As soon as they got her mouth slightly ajar, Lila shoved in the breathing tube. They'd have to wait for Dub to give her the anesthetic, so they could run the tube on down her throat. Till then, Lila held it in with main strength. Meanwhile, the old girl was tossing and twisting and grunting like a roped walrus. “Tape!” Lila called out. Darwin looked around. “There!” Lila pointed at a roll of duct tape sitting on a shelf, marking the first time I'd ever seen duct tape in a hospital situation. But Darwin couldn't reach for it because he was now holding Mary Lu's arms. I grabbed the tape, tossed it to Darwin, who let go in time to catch it.
“Hold her!” he said. I took over Mary Lu's arms while Darwin peeled up the end of the tape, stuck it to the bed rail, then wrapped her arms a couple of times. Now her arms were secured, but her legs continued to flail. I moved to her legs. Darwin started unspooling the tape, passed it around and under the bed. Holding her with one arm, I reached down and caught the roll as Darwin handed it off, continued unreeling it over Mary Lu's chubby legs, handing it back to Darwin, repeating the process a couple more times. Mary Lu was still squirming, but her legs and arms were now secured. Darwin peeled off another four feet or so, stuck it to the vent tube, brought it around Mary Lu's head and stuck it again. The tube was now anchored in Mary Lu's mouth, so she couldn't spit it out. Cautiously, Lila relaxed her grip, slowly backed away as if from a trapped tiger.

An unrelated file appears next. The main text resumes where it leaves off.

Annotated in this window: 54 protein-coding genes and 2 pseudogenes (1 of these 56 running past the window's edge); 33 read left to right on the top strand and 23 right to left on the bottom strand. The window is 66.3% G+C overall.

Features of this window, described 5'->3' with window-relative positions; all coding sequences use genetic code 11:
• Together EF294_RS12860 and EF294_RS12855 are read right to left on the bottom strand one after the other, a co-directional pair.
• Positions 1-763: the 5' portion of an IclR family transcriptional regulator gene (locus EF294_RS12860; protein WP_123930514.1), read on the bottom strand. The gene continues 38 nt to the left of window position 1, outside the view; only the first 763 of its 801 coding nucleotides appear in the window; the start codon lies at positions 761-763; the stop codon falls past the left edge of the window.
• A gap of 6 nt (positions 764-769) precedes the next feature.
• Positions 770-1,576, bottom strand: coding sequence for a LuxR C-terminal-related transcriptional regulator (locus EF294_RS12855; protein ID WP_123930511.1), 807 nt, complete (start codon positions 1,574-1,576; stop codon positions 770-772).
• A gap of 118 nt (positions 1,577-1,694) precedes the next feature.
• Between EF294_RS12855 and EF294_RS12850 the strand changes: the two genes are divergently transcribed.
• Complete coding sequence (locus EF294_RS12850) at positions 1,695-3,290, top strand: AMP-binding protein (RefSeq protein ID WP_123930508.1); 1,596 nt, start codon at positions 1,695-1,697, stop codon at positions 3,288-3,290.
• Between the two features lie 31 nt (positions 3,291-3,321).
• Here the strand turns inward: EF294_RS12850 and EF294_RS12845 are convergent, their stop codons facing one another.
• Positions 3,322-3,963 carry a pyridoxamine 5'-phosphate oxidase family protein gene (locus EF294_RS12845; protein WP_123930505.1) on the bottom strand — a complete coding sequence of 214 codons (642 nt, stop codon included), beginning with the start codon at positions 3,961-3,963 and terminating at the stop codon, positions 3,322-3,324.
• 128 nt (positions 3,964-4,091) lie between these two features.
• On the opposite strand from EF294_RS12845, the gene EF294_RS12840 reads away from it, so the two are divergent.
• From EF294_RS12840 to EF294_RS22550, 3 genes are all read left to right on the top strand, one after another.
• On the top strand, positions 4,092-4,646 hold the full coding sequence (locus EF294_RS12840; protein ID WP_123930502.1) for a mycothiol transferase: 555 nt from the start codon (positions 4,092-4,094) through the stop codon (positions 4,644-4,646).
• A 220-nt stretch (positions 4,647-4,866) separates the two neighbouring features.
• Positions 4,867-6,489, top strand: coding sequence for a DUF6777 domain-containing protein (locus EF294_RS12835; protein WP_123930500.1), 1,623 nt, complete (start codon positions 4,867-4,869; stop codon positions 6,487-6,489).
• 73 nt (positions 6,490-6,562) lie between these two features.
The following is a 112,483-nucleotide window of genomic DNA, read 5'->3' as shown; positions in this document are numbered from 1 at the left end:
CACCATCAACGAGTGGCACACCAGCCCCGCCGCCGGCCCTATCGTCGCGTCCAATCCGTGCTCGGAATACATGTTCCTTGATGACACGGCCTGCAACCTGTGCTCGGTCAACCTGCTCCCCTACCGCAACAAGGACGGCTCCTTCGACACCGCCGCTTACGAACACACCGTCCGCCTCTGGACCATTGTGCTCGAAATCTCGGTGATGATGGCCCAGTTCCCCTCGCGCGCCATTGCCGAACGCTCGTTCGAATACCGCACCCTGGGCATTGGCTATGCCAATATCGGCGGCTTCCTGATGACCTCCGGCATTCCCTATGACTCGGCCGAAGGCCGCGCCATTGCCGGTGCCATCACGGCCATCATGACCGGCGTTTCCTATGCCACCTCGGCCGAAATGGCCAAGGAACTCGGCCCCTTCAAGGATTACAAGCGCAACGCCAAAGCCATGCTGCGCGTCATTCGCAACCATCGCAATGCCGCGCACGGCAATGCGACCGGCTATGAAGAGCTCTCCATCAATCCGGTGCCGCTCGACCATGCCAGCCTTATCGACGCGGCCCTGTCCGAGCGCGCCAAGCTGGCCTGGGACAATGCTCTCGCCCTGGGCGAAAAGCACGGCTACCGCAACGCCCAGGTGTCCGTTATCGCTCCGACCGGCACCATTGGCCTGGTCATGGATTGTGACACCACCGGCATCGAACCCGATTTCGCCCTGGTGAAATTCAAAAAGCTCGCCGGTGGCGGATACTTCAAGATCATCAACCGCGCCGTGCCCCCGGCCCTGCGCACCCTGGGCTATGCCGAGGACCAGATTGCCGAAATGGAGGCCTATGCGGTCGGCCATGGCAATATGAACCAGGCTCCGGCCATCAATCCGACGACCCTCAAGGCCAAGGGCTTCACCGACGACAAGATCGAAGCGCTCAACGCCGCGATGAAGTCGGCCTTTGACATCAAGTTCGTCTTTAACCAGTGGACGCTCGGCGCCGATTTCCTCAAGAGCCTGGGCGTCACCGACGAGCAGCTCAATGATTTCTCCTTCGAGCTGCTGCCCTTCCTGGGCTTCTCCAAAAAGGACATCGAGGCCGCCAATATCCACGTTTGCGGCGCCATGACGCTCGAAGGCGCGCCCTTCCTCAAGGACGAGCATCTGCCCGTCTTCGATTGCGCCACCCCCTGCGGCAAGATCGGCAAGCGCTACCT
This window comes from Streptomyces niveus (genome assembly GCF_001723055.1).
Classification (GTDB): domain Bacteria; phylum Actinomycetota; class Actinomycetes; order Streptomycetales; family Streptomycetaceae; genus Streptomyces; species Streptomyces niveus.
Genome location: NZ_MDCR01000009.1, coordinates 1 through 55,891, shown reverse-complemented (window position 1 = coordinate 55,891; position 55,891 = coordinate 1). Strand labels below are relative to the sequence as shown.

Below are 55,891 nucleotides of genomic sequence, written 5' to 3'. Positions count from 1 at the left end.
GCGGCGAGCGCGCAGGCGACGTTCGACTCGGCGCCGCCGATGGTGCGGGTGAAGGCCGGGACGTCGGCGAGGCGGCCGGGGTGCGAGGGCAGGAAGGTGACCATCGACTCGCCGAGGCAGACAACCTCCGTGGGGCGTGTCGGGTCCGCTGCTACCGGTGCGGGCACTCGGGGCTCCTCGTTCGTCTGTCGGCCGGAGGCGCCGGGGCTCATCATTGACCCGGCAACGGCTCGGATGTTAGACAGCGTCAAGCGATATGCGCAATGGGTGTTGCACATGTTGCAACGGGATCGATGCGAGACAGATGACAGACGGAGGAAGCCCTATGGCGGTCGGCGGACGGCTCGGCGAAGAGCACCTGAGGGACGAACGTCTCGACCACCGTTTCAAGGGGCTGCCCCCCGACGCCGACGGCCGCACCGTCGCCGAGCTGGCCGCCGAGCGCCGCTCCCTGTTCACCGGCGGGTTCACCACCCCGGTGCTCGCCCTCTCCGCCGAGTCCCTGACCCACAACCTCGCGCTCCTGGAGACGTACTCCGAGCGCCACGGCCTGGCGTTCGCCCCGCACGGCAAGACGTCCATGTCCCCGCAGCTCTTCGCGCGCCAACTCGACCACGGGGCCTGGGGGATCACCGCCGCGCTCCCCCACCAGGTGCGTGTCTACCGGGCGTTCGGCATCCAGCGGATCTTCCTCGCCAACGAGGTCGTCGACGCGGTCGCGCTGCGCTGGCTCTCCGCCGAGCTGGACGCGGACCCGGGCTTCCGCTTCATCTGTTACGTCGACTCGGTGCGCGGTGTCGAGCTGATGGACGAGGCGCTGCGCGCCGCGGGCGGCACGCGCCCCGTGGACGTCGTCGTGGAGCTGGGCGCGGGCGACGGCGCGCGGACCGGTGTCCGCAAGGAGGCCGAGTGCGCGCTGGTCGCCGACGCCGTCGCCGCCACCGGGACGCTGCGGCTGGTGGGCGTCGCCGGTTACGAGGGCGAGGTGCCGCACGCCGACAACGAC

Just then, Suarez walked in—“Dr.”—if he really was one. Darwin was right. He didn't match his name at all. Tall, blonde, with the spooky blue eyes of a Weimaraner, he looked more Norwegian than Hispanic. No hazmat, no mask, just a face shield and a big toothy grin.
“Well, what have we here?” he beamed. For a moment, he looked lost. “Is this the same patient I saw awhile ago?”
“Yeah, same one, Doctor,” Lila replied.
“If you say so,” he grinned. “I can’t tell one from another! And who are you again, Miss?”
“Uh. . .Nurse Coomer.”
“Oh, yes, you were in here before, right?”
“And. . .?”
“The vet's assistant!”
While this interrogation proceeded, gutteral sounds continued uninterrupted from Mary Lu. “Unggg. . . mmm!” Meanwhile, Suarez turned to me. “And who's this?”
“Call me Slim.”
“He's new here, sir,” Darwin said.
“Ah! Well! Very good! Welcome aboard, Slim!” He offered his hand. I shook it. “I think you'll find this a really challenging and exciting opportunity!”
“I hope so, sir!” I tried to match my enthusiasm with his.
Peering closer at me through my hazmat visor, he said, “You look kinda up in years, there, Slim.”
“Old, but wise,” I replied.
“Oh. I like that! Old but wise—heh heh heh heh! And how's our little patient doing?” He had at last stepped closer to Mary Lu, his voice rising a notch.
“Mm, uh, mm!” she grunted in answer, which I interpreted as— “Not too good.” Or “Jump up my ass, you insane motherfucker!” She was still twisting and squirming under the duct tape, reminiscent of Houdini trying to shake off a straitjacket.
Suarez turned to Darwin. “She seems a little stressed, Lockwood.”
“Well, she's. . .”
“I think she's having an adrenaline surge, Doctor,” I offered.